In his book, Muscular Faith, Ben Patterson writes, “There is something deep in the character of God that responds to the prayers of parents, and to all who pray the way parents pray.”
That statement was honestly a bit shocking. I immediately wanted to believe it because of the obvious harmony is shares with this blog, but at the same time I demanded an explanation for such a radical statement: Could God have special ears for the prayers of parents?
- “For the sake of her son, the Shunammite woman threw herself to the earth and clung to the prophet Elijah (see 2 Kings 4:27).
- “The nobleman of Capernaum cried to Jesus, ‘Lord, please come now before my little boy dies’ (John 4:49).
- “Jairus fell at Jesus’ feet and begged him to heal his ‘little daughter’ before she died (Mark 5:22-23).
- “A desperate father brought his demonized son to Jesus and pleaded not only for his boy, but for his own faith (Mark 9:24).”
But why are these prayers included in Scripture? And why does God seem to have a soft-spot for them?
God loves kids
Jesus made this abundantly clear. Runny noses dripping on his clothes, sticky hands pulling his beard, little bodies jumping on his lap — he loved all of it. In fact, when his disciples tried to get the parents to get their kids away from Rabbi Jesus, he got all “indignant” on them and said, “Let the children come to me!” God loves kids.
So it shouldn’t come as a surprise that he would heal the children in these Bible stories. But Jesus healed lots of people — not just kids. There is still something unique in the prayers of these parents to warrant their place in Scripture.
God loves parents
Maybe God loves parent prayers because they are good faith-builders for the parents. For instance, take the dad in Mark 9 who asked Jesus to heal his son, “If you can…help us!” Jesus replied, “If you can! All things are possible for one who believes.” Out of desperation, the dad responded, “I believe; help my unbelief!” (v. 24).
Beyond that, many of the examples of parents coming to Jesus are not people who would normally be found asking a Jew for help. Most notably, the anonymous Canaanite mother in Matthew 15.
“A Canaanite woman from that region [Tyre and Sidon] came out and was crying, ‘Have mercy on me, O Lord, Son of David; my daughter is severely oppressed by a demon.'”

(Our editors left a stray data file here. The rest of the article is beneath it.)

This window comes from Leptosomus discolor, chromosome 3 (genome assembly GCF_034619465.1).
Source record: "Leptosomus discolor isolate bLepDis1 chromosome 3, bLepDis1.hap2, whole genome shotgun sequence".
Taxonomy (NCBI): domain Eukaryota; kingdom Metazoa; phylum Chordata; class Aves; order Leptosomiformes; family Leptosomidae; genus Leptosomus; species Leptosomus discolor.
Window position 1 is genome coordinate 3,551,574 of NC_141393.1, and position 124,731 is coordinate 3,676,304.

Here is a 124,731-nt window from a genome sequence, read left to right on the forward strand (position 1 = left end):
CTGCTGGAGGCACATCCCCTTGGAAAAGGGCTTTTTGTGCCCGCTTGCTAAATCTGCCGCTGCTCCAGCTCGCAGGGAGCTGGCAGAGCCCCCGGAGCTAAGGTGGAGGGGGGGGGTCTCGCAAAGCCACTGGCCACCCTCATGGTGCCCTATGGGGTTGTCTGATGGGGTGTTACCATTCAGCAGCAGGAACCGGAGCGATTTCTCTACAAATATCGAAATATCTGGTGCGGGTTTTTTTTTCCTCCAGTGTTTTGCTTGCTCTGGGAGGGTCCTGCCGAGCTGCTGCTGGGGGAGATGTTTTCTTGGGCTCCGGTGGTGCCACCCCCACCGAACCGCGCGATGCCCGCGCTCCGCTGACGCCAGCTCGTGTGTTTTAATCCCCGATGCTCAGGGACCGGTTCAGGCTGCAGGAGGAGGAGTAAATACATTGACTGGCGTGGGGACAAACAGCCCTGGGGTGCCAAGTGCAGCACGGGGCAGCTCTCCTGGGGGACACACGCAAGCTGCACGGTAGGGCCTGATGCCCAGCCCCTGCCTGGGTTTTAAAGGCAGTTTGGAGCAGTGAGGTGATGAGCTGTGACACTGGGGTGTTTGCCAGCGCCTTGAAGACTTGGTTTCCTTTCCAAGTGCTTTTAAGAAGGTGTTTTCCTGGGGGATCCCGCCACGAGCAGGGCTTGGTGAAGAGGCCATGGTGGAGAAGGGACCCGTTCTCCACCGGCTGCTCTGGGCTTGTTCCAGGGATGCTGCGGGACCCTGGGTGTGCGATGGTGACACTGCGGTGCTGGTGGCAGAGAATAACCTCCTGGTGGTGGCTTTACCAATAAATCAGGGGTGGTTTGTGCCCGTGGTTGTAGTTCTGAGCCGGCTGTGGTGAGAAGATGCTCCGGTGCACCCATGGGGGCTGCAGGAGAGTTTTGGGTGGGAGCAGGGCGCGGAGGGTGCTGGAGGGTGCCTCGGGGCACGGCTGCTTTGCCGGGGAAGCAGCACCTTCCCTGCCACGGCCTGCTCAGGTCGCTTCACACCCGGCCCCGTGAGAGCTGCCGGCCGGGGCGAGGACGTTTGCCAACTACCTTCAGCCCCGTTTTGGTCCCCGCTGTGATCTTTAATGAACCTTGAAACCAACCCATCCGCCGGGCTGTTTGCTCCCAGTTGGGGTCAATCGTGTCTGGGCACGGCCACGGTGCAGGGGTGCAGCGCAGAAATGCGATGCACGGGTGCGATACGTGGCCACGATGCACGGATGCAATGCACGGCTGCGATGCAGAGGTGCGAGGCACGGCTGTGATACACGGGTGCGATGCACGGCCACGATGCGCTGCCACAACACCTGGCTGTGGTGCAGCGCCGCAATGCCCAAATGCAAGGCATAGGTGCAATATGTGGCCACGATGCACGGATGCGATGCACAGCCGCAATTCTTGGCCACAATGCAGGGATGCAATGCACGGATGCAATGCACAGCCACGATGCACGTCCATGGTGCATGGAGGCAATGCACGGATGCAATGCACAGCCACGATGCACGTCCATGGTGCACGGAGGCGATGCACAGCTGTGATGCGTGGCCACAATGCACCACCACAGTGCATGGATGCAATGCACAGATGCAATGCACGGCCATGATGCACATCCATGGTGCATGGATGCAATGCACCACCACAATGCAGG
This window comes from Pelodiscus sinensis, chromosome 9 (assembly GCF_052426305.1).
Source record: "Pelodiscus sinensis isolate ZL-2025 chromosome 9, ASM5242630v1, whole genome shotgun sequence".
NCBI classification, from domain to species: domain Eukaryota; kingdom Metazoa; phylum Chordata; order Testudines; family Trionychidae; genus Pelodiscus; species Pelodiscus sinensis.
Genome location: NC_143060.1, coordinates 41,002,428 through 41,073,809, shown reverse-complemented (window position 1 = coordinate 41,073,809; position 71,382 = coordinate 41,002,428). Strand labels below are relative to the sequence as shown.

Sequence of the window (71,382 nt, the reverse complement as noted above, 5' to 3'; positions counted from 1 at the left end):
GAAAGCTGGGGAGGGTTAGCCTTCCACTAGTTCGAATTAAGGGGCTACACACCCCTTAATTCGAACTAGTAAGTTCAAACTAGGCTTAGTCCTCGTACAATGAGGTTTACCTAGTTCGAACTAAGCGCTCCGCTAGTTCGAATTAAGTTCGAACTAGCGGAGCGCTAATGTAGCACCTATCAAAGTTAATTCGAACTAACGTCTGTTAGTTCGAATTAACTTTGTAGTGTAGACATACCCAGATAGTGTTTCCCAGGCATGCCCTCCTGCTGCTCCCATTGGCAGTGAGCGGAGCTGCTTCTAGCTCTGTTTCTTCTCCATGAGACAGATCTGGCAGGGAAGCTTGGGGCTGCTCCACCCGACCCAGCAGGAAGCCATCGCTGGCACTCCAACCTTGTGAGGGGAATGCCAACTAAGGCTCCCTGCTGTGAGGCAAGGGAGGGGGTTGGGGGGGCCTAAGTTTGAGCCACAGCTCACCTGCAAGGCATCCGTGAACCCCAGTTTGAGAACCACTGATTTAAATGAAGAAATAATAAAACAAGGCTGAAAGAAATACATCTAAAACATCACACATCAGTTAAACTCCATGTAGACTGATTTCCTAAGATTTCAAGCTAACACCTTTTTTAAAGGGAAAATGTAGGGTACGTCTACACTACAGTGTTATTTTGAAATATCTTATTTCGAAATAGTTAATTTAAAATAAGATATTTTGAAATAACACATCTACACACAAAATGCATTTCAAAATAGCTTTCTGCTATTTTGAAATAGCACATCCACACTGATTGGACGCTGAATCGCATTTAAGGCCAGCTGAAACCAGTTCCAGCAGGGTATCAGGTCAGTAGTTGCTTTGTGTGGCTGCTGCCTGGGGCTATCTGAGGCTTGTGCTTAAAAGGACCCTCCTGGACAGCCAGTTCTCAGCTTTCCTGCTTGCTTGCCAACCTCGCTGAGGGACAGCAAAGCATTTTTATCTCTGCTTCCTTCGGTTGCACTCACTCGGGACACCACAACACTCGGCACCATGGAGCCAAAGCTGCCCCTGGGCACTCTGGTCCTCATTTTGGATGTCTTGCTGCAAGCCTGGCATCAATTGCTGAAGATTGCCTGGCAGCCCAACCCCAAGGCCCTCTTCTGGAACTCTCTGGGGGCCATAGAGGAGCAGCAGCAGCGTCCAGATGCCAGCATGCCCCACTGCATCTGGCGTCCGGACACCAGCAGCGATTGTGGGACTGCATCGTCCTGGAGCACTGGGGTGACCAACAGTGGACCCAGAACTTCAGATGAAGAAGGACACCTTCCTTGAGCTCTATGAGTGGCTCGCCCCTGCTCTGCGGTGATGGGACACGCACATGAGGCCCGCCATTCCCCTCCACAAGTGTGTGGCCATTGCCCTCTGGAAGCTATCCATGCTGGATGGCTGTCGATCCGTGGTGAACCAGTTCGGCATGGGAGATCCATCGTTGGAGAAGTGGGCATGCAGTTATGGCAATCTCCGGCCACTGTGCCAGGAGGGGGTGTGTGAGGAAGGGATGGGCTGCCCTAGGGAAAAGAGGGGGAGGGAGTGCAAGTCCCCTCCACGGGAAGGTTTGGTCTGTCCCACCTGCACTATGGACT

This story is particularly intriguing, though. Because Jesus, “did not answer her a word.” Even worse, his disciples “begged him to send her away” because of her insistent cries for help for her daughter.
Patterson paints the picture,
But nevertheless the woman clung to the silent Jesus…and when Jesus finally spoke, what she heard was worse than what she hadn’t heard. “Then Jesus said to the woman, ‘I was sent only to help God’s lost sheep — the people of Israel” (v. 24). In other words, he said to her, “You’re not on my agenda. I have higher priorities than you and your little girl.”…But instead of walking away, she pressed her case…Undeterred, “she came and worshiped him, pleading again, ‘Lord, help me!'” (v. 25). And when she did, things got even worse! “Jesus responded, ‘It isn’t right to take food from the children and throw it to the dogs'” (v. 26).
Who wouldn’t write Jesus off as a jerk at this? A mom, that’s who. Her concern is her daughter, not herself. And that makes all the difference.
Without missing a beat, she responded to Jesus, “That’s true, Lord, but even dogs are allowed to eat the scraps that fall beneath their masters’ table” (v. 27).
Far from taking personal offense at this deliberate rebuff, the woman gracefully turned the last shred of her pride into a burnt offering for her suffering daughter. And Jesus answered her, “Dear woman…your faith is great. Your request is granted” (v. 28). Her daughter was instantly healed.
At what length does a mother stop to save her child? None.
So it is with God.
Parenting is a drama of the gospel
I’m convinced that Jesus pushed this mother as a director (sometimes insensitively) pushes his actors to cling to the story they are enacting. He was displaying something wonderful in his rash comments. It was a living parable.
He showed her, his disciples, and billions throughout history–who still read this story–the lengths to which he would go to save the children of God.
Jesus is the scrap
You see, it may have been insulting to call the Canaanite woman a dog, it may have been humiliating for the woman to swallow that designation and to say, “but even dogs are allowed to eat the scraps that fall beneath their masters’ table.” But Jesus is more humble still.
Jesus identifies himself with the scrap. The refuse of Israel’s table, left for the dogs.
Psalm 22:16-18, David’s very particular prophecy regarding Jesus’ death, says,
For dogs encompass me; a company of evildoers encircles me; they have pierced my hands and feet — I can count all my bones — they stare and gloat over me; they divide my garments among them, and for my clothing they cast lots.
So yes, God has a soft-spot for the prayers of parents. He loves their desperate, humiliating pleas because in them the gospel is abundantly dramatized.
In Jesus, God accepted the humiliation of loving his children. May you as well, and demonstrate the gospel.